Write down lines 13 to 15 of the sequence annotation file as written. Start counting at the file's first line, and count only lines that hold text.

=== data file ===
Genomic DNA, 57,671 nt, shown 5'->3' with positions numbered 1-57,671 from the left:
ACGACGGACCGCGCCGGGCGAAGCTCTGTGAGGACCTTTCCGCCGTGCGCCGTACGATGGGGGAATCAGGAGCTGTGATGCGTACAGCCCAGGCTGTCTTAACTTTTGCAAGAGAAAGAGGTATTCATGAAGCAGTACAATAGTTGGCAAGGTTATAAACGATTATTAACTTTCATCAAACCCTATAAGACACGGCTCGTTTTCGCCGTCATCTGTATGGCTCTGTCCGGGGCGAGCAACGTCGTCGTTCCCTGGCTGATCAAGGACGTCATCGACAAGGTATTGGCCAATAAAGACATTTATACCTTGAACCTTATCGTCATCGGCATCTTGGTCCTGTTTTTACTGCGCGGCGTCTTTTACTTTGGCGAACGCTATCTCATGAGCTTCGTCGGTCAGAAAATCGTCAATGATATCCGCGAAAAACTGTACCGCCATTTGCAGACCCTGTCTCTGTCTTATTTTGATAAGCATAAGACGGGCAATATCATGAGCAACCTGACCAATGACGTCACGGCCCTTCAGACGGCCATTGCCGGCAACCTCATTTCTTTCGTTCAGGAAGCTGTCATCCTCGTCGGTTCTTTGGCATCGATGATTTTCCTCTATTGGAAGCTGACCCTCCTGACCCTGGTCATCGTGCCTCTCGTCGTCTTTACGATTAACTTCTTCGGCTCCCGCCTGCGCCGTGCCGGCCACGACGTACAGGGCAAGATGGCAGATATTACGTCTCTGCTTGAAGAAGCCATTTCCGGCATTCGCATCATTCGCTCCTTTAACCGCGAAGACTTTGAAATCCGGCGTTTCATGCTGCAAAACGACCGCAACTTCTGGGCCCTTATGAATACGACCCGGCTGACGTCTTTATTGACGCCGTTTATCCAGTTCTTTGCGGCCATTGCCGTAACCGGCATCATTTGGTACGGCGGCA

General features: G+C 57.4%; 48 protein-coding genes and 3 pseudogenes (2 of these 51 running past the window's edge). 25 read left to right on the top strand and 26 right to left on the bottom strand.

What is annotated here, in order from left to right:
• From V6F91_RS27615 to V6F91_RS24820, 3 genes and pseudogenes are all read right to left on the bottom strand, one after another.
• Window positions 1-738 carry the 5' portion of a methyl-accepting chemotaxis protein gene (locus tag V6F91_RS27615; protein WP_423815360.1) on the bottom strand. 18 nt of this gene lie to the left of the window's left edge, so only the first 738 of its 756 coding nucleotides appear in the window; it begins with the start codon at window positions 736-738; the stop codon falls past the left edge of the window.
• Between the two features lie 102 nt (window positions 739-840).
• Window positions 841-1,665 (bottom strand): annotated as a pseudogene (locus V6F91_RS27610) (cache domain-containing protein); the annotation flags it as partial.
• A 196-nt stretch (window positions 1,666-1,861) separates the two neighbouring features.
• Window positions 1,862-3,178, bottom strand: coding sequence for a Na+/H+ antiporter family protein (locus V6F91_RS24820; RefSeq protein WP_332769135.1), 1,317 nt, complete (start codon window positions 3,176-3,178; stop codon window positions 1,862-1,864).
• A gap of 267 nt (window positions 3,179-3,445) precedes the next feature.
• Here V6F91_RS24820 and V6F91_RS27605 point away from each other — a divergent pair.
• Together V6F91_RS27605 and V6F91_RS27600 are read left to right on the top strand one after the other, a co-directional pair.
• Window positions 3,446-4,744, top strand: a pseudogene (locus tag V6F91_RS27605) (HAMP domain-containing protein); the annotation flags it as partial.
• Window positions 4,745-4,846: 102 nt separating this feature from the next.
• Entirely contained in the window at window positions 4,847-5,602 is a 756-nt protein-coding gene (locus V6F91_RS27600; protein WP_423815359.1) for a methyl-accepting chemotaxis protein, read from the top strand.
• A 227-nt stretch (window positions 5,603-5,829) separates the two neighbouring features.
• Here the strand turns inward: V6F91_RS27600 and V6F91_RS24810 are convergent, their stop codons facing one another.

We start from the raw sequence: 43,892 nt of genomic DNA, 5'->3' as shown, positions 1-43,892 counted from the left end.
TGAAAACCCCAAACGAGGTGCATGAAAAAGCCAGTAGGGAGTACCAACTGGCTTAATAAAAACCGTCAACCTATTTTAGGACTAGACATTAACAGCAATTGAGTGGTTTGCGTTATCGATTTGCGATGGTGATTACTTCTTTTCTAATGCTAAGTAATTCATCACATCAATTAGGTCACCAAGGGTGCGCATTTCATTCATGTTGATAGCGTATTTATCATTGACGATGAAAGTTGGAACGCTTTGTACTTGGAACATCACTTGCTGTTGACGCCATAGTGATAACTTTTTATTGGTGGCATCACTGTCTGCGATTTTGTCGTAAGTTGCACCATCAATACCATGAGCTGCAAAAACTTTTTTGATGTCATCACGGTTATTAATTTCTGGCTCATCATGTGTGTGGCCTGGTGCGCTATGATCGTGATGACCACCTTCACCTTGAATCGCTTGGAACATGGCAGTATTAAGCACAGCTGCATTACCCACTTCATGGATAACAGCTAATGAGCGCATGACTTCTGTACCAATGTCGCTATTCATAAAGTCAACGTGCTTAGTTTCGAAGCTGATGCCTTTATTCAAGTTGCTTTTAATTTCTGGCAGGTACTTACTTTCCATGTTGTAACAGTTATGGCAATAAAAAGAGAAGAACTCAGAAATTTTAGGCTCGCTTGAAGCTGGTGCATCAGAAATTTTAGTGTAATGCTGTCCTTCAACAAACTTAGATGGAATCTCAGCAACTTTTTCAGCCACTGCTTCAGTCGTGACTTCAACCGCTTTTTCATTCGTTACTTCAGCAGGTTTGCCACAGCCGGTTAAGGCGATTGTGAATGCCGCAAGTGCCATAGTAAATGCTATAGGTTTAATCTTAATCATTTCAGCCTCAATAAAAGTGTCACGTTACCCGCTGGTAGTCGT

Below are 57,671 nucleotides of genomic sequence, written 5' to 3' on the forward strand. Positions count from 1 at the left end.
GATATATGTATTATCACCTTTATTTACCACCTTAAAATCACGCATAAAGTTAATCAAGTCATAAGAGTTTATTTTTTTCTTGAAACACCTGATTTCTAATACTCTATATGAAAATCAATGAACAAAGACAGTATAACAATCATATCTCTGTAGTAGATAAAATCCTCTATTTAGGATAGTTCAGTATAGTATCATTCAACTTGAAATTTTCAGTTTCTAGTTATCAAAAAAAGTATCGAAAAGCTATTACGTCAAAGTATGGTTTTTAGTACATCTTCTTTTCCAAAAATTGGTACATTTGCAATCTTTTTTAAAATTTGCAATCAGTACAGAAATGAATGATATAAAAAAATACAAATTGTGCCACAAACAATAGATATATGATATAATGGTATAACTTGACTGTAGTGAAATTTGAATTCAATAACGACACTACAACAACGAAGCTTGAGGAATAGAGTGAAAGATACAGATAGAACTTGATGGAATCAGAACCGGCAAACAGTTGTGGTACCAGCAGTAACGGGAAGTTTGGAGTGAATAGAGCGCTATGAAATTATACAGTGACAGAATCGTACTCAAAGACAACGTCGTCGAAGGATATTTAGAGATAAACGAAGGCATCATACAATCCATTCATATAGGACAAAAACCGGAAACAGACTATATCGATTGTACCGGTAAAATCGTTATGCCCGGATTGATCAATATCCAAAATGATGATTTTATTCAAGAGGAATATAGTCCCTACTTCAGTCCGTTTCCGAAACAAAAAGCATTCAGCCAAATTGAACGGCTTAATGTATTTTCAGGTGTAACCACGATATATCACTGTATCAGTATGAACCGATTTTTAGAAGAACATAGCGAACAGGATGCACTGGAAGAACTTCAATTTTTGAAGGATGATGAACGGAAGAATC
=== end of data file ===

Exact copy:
• Together V6F91_RS27605 and V6F91_RS27600 are read left to right on the top strand one after the other, a co-directional pair.
• Window positions 3,446-4,744, top strand: a pseudogene (locus tag V6F91_RS27605) (HAMP domain-containing protein); the annotation flags it as partial.
• Window positions 4,745-4,846: 102 nt separating this feature from the next.